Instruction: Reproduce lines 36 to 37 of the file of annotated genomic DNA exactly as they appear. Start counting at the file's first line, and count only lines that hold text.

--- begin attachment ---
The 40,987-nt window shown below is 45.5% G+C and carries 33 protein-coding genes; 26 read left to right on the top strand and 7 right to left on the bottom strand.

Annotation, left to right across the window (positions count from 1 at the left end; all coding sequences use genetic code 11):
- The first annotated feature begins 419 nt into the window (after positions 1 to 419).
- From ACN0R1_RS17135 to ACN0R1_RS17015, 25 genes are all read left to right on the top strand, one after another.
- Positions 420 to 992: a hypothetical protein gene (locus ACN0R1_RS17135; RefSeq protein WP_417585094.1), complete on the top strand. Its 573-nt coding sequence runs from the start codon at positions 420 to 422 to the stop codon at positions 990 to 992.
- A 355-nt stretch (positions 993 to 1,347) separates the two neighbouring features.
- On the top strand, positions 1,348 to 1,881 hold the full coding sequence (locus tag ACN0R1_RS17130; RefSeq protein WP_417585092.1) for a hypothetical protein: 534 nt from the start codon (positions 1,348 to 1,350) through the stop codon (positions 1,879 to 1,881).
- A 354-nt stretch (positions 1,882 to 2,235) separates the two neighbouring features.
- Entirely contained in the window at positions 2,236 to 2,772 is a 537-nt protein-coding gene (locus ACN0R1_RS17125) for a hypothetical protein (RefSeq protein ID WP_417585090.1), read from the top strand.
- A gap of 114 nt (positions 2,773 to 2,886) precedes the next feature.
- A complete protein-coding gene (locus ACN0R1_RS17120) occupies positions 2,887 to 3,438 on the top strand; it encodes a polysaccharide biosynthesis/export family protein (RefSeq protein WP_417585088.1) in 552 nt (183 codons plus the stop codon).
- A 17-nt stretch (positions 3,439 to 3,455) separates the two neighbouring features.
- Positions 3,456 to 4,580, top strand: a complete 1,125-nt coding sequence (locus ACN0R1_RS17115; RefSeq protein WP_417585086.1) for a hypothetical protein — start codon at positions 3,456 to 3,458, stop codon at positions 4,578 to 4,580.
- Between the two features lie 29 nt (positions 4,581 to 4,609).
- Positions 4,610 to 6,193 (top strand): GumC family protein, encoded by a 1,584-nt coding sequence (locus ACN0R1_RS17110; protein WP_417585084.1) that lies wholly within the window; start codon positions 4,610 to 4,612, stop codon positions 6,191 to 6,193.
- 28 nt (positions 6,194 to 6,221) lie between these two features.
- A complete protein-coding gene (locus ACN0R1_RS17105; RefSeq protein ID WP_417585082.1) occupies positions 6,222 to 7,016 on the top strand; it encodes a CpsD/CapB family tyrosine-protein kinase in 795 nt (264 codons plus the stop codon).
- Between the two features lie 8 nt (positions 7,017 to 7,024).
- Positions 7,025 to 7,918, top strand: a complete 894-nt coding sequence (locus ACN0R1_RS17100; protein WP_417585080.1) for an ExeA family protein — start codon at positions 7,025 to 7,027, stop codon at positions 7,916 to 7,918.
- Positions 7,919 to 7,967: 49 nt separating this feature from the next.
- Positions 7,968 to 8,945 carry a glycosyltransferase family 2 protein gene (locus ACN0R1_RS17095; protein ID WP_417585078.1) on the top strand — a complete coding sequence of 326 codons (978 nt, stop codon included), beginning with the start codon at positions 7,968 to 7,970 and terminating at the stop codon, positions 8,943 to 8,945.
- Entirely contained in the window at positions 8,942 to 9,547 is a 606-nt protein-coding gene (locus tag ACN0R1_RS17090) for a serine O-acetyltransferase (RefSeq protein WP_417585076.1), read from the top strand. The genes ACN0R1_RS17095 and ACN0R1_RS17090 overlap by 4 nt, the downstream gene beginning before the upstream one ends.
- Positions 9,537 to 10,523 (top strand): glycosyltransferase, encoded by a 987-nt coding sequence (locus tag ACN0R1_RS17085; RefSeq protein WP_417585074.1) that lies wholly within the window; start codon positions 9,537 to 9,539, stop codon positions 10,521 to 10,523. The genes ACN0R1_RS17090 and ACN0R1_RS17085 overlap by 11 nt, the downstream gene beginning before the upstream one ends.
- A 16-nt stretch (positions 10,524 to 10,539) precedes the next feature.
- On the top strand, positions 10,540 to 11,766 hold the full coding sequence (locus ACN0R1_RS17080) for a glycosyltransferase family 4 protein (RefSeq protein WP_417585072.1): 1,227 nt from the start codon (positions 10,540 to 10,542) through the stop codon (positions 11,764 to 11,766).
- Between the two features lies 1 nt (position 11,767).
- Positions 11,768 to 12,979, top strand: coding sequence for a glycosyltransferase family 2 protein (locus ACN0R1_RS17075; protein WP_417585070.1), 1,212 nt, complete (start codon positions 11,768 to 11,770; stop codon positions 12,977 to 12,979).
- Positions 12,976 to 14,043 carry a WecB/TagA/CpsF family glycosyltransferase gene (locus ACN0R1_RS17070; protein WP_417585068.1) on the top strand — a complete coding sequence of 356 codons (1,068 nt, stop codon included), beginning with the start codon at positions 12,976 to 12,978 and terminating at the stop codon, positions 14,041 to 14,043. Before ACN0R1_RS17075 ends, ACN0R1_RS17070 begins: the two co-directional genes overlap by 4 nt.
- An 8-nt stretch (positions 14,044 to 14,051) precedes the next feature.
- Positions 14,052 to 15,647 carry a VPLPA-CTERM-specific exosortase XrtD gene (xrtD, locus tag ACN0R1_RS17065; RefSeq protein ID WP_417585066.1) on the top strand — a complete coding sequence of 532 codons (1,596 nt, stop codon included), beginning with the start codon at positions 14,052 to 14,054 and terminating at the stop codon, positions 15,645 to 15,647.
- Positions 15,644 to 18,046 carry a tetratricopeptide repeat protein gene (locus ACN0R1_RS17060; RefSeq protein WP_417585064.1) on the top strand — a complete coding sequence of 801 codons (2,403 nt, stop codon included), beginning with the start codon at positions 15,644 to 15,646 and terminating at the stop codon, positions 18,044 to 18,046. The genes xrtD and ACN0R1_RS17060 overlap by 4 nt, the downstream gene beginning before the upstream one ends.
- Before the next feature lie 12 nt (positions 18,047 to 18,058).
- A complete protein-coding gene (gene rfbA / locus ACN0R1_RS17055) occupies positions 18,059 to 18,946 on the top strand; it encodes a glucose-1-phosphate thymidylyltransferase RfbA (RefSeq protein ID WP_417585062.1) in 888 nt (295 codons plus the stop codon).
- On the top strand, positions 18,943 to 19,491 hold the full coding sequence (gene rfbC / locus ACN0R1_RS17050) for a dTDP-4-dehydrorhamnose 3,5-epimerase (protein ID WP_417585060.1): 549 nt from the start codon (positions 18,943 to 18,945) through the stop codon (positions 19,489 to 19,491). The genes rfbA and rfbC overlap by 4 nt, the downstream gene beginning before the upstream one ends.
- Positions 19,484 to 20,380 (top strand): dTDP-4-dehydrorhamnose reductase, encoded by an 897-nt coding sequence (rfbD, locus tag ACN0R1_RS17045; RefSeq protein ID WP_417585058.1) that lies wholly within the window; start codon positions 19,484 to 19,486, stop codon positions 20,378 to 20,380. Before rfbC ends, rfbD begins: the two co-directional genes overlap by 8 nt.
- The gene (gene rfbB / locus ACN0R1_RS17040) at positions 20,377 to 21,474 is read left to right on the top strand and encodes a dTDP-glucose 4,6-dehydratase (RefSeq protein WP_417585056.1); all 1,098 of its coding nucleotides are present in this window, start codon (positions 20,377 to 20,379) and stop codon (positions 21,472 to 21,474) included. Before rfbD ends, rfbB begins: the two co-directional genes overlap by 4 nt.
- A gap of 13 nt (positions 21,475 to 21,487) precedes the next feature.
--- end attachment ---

- The gene (gene rfbB / locus ACN0R1_RS17040) at positions 20,377 to 21,474 is read left to right on the top strand and encodes a dTDP-glucose 4,6-dehydratase (RefSeq protein WP_417585056.1); all 1,098 of its coding nucleotides are present in this window, start codon (positions 20,377 to 20,379) and stop codon (positions 21,472 to 21,474) included. Before rfbD ends, rfbB begins: the two co-directional genes overlap by 4 nt.
- A gap of 13 nt (positions 21,475 to 21,487) precedes the next feature.